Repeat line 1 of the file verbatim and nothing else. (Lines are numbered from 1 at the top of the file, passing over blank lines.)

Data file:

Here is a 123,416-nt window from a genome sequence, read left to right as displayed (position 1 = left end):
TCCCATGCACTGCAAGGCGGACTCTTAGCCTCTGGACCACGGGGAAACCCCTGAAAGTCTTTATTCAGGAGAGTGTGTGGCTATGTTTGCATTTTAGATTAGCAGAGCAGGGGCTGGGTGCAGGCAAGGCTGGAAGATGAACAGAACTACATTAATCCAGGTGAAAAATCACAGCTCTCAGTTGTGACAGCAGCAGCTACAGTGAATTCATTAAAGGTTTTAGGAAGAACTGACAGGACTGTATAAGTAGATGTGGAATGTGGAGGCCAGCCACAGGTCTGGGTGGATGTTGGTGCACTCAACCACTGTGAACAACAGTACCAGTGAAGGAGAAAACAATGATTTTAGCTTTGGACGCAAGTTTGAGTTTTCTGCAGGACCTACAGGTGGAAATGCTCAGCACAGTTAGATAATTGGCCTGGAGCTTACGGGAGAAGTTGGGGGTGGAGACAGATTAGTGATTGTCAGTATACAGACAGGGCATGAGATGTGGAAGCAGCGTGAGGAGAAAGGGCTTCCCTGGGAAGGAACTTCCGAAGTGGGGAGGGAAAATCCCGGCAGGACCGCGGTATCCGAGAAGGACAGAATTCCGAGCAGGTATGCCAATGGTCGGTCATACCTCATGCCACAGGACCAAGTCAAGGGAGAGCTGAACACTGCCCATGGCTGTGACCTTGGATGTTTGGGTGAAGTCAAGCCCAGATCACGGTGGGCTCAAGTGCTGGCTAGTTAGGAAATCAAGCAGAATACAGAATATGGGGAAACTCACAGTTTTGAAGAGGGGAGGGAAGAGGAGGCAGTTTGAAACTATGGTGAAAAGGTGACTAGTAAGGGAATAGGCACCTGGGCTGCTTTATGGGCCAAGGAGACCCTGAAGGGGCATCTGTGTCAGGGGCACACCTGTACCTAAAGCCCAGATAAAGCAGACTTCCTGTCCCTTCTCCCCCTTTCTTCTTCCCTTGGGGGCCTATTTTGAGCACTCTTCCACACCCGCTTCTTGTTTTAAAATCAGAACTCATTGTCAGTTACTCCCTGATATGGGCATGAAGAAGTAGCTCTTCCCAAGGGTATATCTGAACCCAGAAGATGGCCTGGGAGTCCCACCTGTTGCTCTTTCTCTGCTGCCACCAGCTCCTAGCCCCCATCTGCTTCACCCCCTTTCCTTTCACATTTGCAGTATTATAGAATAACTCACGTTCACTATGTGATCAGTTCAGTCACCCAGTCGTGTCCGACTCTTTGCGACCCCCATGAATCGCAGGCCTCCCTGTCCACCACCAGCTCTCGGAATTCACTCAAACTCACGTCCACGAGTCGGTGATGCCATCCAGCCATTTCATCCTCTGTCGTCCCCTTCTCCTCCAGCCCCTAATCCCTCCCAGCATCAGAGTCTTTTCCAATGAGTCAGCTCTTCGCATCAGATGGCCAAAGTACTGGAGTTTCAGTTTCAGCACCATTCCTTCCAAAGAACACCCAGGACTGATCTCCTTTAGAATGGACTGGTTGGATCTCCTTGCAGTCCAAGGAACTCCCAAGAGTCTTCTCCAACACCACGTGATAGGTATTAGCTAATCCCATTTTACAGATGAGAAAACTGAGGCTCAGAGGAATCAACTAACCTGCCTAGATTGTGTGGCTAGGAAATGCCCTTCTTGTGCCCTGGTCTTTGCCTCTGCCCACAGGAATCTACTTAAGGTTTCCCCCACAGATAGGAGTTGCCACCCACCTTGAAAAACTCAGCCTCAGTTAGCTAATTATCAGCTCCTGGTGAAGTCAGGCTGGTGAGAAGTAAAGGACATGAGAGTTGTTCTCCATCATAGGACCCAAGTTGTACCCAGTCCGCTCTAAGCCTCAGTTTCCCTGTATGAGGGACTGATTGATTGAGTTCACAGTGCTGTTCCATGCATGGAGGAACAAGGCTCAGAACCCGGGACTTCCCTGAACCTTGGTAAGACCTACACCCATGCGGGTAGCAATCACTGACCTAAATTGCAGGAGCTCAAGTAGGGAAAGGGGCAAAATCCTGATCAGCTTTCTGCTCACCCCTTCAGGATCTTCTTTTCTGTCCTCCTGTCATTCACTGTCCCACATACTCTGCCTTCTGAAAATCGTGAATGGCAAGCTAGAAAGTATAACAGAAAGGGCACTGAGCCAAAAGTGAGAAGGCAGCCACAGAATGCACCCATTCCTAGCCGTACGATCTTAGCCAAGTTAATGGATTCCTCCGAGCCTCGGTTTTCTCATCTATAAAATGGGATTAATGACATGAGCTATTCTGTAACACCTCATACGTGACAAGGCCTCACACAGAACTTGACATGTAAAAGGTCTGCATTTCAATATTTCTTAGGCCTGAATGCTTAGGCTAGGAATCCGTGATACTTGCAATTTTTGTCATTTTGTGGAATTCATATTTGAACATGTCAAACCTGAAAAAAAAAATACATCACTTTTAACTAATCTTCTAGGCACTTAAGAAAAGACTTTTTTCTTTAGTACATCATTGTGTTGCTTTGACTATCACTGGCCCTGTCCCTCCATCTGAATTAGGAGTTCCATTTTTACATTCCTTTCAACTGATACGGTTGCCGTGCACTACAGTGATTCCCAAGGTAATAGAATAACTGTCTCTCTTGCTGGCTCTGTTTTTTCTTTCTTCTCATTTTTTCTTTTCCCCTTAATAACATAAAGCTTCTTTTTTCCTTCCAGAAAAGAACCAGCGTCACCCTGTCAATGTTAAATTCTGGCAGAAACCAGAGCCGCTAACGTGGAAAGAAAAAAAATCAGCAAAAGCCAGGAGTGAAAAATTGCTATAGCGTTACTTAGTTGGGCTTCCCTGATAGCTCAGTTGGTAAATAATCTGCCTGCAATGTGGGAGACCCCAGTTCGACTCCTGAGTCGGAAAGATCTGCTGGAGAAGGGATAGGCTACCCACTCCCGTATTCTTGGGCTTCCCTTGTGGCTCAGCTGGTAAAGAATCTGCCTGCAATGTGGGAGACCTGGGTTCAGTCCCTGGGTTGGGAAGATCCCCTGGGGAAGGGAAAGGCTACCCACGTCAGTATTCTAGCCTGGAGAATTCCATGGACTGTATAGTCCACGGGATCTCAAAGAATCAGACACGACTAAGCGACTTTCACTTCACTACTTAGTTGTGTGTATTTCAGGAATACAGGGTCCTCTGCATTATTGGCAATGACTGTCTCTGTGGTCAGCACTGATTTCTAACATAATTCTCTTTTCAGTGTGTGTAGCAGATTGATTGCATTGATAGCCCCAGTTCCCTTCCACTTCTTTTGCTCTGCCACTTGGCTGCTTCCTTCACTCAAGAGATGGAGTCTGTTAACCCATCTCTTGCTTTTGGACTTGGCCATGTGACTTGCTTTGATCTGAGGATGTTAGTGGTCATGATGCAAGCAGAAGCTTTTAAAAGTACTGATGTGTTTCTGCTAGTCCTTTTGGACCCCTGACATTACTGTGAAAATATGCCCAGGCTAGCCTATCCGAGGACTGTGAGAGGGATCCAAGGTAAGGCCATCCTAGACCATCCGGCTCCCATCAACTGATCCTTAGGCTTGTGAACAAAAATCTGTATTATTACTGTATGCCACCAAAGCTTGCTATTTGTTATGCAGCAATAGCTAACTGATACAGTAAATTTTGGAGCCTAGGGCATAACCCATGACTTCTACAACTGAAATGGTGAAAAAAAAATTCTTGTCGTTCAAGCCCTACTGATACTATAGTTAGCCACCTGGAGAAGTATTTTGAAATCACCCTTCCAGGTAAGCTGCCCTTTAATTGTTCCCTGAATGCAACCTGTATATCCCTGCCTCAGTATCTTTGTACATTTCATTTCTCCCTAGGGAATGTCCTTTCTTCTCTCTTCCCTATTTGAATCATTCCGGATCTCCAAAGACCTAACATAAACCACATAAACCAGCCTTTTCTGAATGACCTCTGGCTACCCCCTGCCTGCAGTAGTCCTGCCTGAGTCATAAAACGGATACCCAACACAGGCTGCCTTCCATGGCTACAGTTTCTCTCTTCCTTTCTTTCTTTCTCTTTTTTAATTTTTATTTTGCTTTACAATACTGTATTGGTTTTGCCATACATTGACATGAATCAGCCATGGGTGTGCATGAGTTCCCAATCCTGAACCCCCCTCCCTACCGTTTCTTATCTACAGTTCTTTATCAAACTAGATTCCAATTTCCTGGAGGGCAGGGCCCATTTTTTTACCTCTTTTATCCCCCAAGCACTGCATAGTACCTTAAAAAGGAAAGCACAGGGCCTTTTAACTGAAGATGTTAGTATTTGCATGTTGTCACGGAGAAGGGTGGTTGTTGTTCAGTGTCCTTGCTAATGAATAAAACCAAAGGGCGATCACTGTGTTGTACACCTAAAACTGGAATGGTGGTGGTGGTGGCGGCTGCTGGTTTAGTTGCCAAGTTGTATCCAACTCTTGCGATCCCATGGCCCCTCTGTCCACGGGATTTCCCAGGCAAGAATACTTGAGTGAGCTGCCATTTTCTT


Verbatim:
Here is a 123,416-nt window from a genome sequence, read left to right as displayed (position 1 = left end):